3. First and foremost, it is my strong belief that it is an obligation of citizenship to contribute to the community in which one lives. Having had the opportunity to interface with the Village Council and staff over the last several years as a member and president of the Port Antigua Property Owners Association Inc., (PAPOA) I feel I could, if elected, help smooth the transition as at least 80% of the 2021 Council will be new faces.

4. As the leader of the association representing the over 4,000 FedEx pilots for nearly 10 years and president of the PAPOA representing over 300 property owners on Lower Mat for two years, I have refined my ability to bring diverse groups of people with sometimes conflicting objectives together through honest, open and respectful interaction.

5. Identifying the biggest issue facing the village depends on who you’re asking. If you are a charter captain, it might be the deteriorating water quality in Florida Bay and the near shores of Islamorada. If you are a young working family trying to get established in our beautiful community, it’s probably the shortage of affordable housing. If you ask a current council member,  they might say strengthening our community’s ability to address these and every challenge we face by resisting the state of Florida’s attempts to weaken or eliminate home rule. My approach to resolving problems is a threefold process. First, reach agreement with all stakeholders to define the problem. Second, utilize all resources available to assess all options for addressing the problem. Finally, work to achieve consensus on the most viable solution and implement.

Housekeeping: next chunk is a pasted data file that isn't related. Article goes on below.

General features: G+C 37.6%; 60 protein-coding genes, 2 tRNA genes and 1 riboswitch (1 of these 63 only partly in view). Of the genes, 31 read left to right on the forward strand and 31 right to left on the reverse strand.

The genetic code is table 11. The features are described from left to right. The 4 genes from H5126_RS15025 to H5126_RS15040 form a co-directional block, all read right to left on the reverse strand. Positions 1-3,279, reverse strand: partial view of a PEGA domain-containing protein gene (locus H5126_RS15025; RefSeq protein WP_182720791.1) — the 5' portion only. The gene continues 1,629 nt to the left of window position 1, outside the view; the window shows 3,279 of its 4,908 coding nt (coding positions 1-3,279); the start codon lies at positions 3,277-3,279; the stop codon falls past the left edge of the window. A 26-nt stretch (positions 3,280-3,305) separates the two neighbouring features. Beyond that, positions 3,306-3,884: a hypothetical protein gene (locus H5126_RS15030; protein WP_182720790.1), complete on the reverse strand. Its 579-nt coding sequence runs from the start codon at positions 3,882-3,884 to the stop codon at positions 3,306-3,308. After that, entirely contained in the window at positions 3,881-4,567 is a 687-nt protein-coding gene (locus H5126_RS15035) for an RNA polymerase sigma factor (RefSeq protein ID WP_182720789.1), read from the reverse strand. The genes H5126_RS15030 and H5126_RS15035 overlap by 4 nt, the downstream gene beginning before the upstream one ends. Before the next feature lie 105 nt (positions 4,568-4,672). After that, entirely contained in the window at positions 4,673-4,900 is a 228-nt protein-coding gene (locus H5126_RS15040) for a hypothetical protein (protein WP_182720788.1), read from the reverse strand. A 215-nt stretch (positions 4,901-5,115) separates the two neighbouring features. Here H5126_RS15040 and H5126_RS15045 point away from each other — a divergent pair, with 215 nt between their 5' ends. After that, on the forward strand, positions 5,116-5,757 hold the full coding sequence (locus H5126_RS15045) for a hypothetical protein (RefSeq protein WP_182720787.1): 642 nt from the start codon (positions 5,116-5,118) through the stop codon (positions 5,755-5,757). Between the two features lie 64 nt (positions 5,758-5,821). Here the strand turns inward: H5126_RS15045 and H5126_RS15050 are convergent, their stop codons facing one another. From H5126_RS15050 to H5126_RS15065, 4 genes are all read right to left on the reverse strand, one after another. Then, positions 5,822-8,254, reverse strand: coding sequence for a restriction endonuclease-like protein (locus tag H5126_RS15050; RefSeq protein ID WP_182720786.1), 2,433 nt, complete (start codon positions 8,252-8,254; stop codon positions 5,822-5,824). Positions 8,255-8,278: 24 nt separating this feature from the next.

6. Being the “Village of Islands.” Four gems with the Everglades National Park and Florida Bay to the north and the cobalt blue Gulfstream and Atlantic Ocean to the south. One of the biggest challenges to keeping our unique home one of the most desirable communities in the Keys is finding a way to have visitors and residents alike be responsible stewards of our fragile environment while enjoying its abundance.